Thailand Travel Tips

Here are a few travel tips to make every cent and second count in your trip to Thailand. You may want to read this in detail before heading on. Thailand is a beautiful country with a very rich cultural heritage, modern infrastructure, delectable food in every corner, and you wouldn't want to miss every pulse the country has to offer.

Know before you go

Drinking Water

Do not drink tap water. Restaurants do not offer free "house water" as well. You'll have to drink from a bottled mineral water at all times.

To save on cash, buy water from 7 Eleven. Bring it with you everywhere. A 600 ml bottle of water from 7 Eleven costs 8 THB, while those in restaurants or street markets cost 10 THB.


The photo above shows a bottled water that costs 30 THB at the Floating Restaurant in Kanchanaburi.

The Language Barrier

Most Thais we encountered do not speak nor understand English, so a simple translation book, and a lot of patience and willpower, will be good for you. Here are important information you should be able to communicate efficiently when traveling Thailand:


Price/Rates

You don't want to be overspending, so know how to effectively communicate price/rates. It's vital that you and the Thai local understand each other well.

Most motorbike and tuktuk drivers, security guards and vendors do not know how to say numbers and price rates in English. For example, we wanted to know the rates of a motorbike driver in Ayutthaya, and it took us minutes to understand each other. After our struggles with the language barrier which bore no fruit, he took out his cellphone to convey his rates using the calculator.

Innovative, isn't it?

Finally, we were able to set a price point and head on to our tour.

Make every second count. Photo featuring the Wat Phra Mahathat in Ayutthaya.

Time and Distance

The last van from Kanchanaburi Bus Station to Bangkok is until 6:00pm only, and it was 3:45pm by the time we finished touring the Tiger Temple. We did not want to miss the van, so we planned to be back at the Kanchanaburi Bus Station by 5:30pm.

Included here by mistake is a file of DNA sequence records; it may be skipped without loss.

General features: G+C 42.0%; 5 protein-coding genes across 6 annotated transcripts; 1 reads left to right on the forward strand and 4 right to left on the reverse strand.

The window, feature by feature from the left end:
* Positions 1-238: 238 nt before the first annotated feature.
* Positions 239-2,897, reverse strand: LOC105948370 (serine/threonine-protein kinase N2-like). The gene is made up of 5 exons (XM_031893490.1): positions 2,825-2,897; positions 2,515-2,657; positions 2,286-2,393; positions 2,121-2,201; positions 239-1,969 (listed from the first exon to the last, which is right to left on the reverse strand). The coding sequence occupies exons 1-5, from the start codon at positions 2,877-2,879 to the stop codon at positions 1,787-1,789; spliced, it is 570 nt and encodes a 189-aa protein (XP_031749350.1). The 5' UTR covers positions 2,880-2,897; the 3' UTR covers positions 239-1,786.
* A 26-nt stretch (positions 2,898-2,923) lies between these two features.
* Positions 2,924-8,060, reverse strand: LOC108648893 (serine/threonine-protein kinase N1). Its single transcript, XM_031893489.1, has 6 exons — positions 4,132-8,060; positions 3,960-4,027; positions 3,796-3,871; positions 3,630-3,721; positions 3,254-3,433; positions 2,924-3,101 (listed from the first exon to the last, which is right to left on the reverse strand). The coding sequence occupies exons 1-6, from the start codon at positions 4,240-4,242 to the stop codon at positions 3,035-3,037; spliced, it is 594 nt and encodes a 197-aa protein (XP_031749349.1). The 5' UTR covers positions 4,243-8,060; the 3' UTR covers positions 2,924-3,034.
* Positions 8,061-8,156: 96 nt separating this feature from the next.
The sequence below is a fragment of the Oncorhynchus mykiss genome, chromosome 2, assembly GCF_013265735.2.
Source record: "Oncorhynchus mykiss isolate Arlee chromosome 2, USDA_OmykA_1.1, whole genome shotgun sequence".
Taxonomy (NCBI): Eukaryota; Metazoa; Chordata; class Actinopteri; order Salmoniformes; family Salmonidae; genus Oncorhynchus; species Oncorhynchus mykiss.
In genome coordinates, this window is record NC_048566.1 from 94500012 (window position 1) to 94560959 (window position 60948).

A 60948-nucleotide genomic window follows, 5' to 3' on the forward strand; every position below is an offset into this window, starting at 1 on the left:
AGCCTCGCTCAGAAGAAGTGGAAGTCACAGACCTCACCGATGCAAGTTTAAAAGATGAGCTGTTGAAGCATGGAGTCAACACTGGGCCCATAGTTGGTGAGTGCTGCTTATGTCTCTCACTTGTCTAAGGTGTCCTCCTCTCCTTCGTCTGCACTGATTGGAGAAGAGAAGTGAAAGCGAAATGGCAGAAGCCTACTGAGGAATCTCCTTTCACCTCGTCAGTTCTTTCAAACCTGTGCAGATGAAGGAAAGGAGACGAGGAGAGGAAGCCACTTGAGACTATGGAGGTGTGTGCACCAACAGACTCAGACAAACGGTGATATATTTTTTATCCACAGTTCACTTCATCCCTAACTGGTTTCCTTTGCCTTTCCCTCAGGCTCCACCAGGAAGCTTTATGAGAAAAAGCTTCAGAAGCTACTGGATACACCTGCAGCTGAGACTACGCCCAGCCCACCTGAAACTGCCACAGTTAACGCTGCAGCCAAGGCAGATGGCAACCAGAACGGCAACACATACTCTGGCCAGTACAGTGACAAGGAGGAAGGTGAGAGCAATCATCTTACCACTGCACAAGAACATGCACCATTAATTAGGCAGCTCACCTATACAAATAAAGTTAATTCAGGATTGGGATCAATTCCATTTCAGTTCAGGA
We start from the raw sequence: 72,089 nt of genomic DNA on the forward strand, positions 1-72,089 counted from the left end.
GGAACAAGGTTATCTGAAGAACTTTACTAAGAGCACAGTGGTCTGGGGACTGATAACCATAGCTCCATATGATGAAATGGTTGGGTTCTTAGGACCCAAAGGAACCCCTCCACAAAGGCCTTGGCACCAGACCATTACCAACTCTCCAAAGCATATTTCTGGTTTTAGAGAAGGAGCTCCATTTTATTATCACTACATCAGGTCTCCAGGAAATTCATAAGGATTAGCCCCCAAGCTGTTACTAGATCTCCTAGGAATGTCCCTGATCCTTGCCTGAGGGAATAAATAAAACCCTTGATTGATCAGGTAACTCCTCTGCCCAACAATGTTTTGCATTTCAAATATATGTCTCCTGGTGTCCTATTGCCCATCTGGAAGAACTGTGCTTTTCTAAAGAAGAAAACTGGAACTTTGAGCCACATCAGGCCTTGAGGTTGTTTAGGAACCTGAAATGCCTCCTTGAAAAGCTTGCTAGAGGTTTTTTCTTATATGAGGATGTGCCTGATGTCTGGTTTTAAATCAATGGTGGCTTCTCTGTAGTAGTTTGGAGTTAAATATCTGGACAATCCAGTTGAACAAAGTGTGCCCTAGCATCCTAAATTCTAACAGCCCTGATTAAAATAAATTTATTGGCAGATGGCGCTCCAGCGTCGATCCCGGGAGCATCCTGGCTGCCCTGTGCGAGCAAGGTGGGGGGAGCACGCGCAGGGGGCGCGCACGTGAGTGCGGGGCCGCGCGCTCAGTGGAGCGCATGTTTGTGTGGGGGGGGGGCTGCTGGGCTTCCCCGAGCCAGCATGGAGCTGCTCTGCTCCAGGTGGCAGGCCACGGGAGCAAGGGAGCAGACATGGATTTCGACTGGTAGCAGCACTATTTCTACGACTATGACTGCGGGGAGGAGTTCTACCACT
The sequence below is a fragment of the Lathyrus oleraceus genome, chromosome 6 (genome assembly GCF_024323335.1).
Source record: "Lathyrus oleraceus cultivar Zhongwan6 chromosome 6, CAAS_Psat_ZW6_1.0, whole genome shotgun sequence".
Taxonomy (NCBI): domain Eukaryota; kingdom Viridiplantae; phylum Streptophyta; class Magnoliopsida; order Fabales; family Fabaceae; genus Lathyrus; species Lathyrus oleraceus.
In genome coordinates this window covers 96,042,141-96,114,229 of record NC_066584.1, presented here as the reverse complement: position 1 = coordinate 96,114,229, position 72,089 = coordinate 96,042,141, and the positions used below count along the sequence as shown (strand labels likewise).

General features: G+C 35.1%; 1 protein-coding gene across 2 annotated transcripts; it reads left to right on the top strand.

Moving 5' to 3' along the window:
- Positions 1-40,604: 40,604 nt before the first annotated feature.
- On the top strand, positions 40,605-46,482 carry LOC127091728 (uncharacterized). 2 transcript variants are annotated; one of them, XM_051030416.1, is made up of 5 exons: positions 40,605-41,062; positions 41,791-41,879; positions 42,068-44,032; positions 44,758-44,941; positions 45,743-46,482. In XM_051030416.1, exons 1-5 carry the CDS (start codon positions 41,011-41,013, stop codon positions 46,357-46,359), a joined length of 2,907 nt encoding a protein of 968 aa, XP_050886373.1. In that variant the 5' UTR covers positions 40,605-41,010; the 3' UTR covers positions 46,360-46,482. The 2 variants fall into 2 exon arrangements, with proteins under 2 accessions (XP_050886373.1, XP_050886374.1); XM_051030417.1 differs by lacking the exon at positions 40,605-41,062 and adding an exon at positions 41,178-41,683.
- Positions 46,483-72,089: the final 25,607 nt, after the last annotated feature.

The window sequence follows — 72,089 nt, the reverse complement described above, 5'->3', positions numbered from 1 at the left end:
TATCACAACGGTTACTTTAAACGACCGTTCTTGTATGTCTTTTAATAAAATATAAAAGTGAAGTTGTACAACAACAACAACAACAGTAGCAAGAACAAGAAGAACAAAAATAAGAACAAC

However, we also wanted to see the Elephant Village. We'll be in Kanchanaburi only once, so why miss the chance? Hence, we had to know if we can squeeze in a visit to the Elephant Village before 5:30pm.

We had to converse with the tuktuk driver to know if we can still visit the Elephant Village.

And conversing in two different languages without understanding each other is quite...challenging.

To be able to clearly convey time and distance is important for DIY travelers. A tuktuk driver is more knowledgable than Google maps (and we did not have a working cellphone at that time), so we had to go through the painstaking process of trying to understand each other in Thai and broken English. We used a lot of hand gestures which looks comical to an observer, pointed to our watch for time signals, and wrote in air to effectively communicate numbers and price rates.

Thailand tuktuk driver, rushing us back to the Kanchanaburi Bus Station

Tip: MRT/train operators in their office cubicles (where you exchange bills for coins) know and understand English. Information/Customer Service Desks in malls and hotels, of course, also know English. You may talk to them instead when rushing, or in pain...